Australian Daily Electrical Power Generation Data – Monday 30th July 2018

Posted on Tue 07/31/2018 by


By Anton Lang ~

This Post details the daily power consumption data for the AEMO coverage area in Australia. For the background information, refer to the Introductory Post at this link.

Each image is shown here at a smaller size to fit on the page alongside the data for that day. If you click on each image, it will open on a new page and at a larger size so you can better see the detail.

Note also the scale change for some of the images. That scale (the total power shown on the left hand axis) has been changed to show the graph at a larger size.

Monday 30th July 2018

Total Power Generation All Sources

Here, the black line is the total power generation from every source. This is also the same as for total power consumption, which is slightly lower after minor grid losses are taken into account.

The Blue line is all fossil fuelled power generation. The orange line is hydro power generation. The purple line is wind power generation, and the red line is for solar power generation.

Both of those (exact) figures for total power consumption for the daily minimum and the daily Peak are taken directly from the AEMO site, adding up the totals for each of the five States in this coverage area.

Note the slight difference between Total Consumed Power and Total Generated Power. That indicates some of the losses in the grid system.

Daily Minimum Power Consumption – 18110MW

Daily Peak Power Consumption – 28300MW

Daily Minimum Generated Power – 18800MW

Daily Maximum Generated Power – 29000MW

Average Total Power Generation – 23700MW

Total Power Generation In GWH – 568.8GWH

All Fossil Fuels Total – Coal Fired and Natural Gas Fired Power Generation

Here, the upper black line is the total from all fossil fuels, and this is the same as the blue line in the image directly above.

The black line just under that top black line is the Sub Total just for coal fired power. Note here how closely that coal fired line follows the shape of the upper Load Curve, and this indicates that coal fired power can be ramped up and down to follow actual power consumption.

Daily Minimum Coal Fired – 14000MW

Daily Peak Coal Fired – 19100MW

Average Coal Fired Generation – 16900MW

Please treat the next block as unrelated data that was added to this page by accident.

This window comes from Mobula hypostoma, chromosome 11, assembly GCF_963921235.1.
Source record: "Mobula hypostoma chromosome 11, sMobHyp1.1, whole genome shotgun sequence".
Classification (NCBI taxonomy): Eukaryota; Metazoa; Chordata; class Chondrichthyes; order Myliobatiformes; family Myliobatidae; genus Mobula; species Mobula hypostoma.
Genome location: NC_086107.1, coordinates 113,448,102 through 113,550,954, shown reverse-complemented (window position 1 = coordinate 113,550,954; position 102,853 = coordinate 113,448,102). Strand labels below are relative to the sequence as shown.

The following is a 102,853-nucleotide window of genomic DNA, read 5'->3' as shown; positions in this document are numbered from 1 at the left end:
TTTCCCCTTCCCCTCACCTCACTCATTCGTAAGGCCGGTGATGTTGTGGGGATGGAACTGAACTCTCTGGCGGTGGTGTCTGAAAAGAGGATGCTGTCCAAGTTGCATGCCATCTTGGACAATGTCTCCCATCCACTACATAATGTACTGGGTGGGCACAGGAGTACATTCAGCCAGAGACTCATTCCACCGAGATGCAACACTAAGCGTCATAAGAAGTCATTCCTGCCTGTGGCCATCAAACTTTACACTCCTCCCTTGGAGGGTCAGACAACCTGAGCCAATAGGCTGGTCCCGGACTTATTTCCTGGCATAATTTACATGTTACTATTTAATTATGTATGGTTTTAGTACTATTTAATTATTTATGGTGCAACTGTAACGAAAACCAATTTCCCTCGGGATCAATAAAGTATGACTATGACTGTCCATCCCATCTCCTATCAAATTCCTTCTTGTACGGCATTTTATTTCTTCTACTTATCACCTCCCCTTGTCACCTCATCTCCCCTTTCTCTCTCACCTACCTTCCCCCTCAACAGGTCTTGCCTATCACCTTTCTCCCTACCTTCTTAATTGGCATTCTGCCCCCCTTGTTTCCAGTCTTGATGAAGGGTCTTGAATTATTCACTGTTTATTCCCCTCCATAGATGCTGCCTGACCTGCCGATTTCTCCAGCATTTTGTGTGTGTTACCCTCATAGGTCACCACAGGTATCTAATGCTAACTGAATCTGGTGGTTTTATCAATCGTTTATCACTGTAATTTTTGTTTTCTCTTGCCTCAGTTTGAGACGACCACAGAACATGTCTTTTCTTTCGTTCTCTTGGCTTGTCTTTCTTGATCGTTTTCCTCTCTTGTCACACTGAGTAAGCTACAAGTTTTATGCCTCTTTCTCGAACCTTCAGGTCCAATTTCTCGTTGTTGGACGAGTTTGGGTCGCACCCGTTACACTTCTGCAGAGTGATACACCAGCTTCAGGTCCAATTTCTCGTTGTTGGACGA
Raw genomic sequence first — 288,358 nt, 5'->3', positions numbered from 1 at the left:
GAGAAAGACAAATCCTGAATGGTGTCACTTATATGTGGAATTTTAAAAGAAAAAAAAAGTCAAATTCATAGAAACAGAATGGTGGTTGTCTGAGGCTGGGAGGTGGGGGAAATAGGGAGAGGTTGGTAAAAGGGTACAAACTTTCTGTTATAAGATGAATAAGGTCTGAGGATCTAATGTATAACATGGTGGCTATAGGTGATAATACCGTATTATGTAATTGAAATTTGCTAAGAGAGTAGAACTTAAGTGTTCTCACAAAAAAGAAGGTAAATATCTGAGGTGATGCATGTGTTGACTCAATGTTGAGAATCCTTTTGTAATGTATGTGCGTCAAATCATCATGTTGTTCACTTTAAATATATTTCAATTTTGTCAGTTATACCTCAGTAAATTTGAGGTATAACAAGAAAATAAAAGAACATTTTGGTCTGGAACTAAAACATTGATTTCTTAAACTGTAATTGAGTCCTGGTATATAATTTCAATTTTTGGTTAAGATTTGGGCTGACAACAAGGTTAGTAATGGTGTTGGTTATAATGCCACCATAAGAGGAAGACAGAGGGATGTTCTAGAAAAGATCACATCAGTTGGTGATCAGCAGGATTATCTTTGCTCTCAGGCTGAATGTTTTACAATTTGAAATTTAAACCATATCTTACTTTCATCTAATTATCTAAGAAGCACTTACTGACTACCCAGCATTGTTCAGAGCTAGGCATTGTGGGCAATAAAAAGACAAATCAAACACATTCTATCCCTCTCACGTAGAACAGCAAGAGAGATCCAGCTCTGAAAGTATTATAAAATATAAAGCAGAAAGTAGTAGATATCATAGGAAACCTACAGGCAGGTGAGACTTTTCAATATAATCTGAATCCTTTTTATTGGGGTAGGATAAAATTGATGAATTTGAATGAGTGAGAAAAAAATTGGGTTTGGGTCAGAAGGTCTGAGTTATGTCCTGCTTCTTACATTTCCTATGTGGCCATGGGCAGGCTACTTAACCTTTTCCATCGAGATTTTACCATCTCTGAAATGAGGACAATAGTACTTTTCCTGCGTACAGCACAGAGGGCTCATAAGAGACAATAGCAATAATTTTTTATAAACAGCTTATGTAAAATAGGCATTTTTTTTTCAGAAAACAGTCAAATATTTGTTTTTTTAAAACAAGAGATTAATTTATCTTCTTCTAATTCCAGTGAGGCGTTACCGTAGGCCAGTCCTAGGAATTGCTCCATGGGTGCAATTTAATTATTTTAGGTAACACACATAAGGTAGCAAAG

Total Generated Power – 405.6GWH

Average Percentage Of Total – 71.31%

Natural Gas Fired Power Generation

This image for Natural Gas Fired Power Generation shows the gap between the total for all Fossil Fuelled Sources of power generation and Coal Fired Power Generation in the image directly above.

Note here how closely the shape follows the total power generation Load Curve in the top image, indicating how these natural gas fired plants are used to smooth out the load curve to match actual power consumption.

Note also that while coal fired power provides the bulk of the power, these natural gas fired plants are used to add more power to the system during those time periods during the day when consumption rises for the morning peak, and the main evening Peak

Daily Minimum – 700MW

Daily Peak – 2650MW

Average Natural Gas Fired Generation – 1170MW

Total Generated Power – 28.08GWH

Average Percentage Of Total – 4.93%

All Renewable Power Generation Versus Total Power Generation

This Image shows just the gap between total power generation from every source and the total power from renewable sources only. It is the same image as the first image at the top here, only with the fossil fuelled total (the blue line) removed from the graph, As in that top image, it shows Hydro Power, (orange line) wind power, (purple line) and solar power. (red line) What I have then done is added the black line just above those coloured lines and this indicates the Sub Total of power from those three renewable sources only. This is to highlight the gap between the total power generation and the total from renewable sources alone.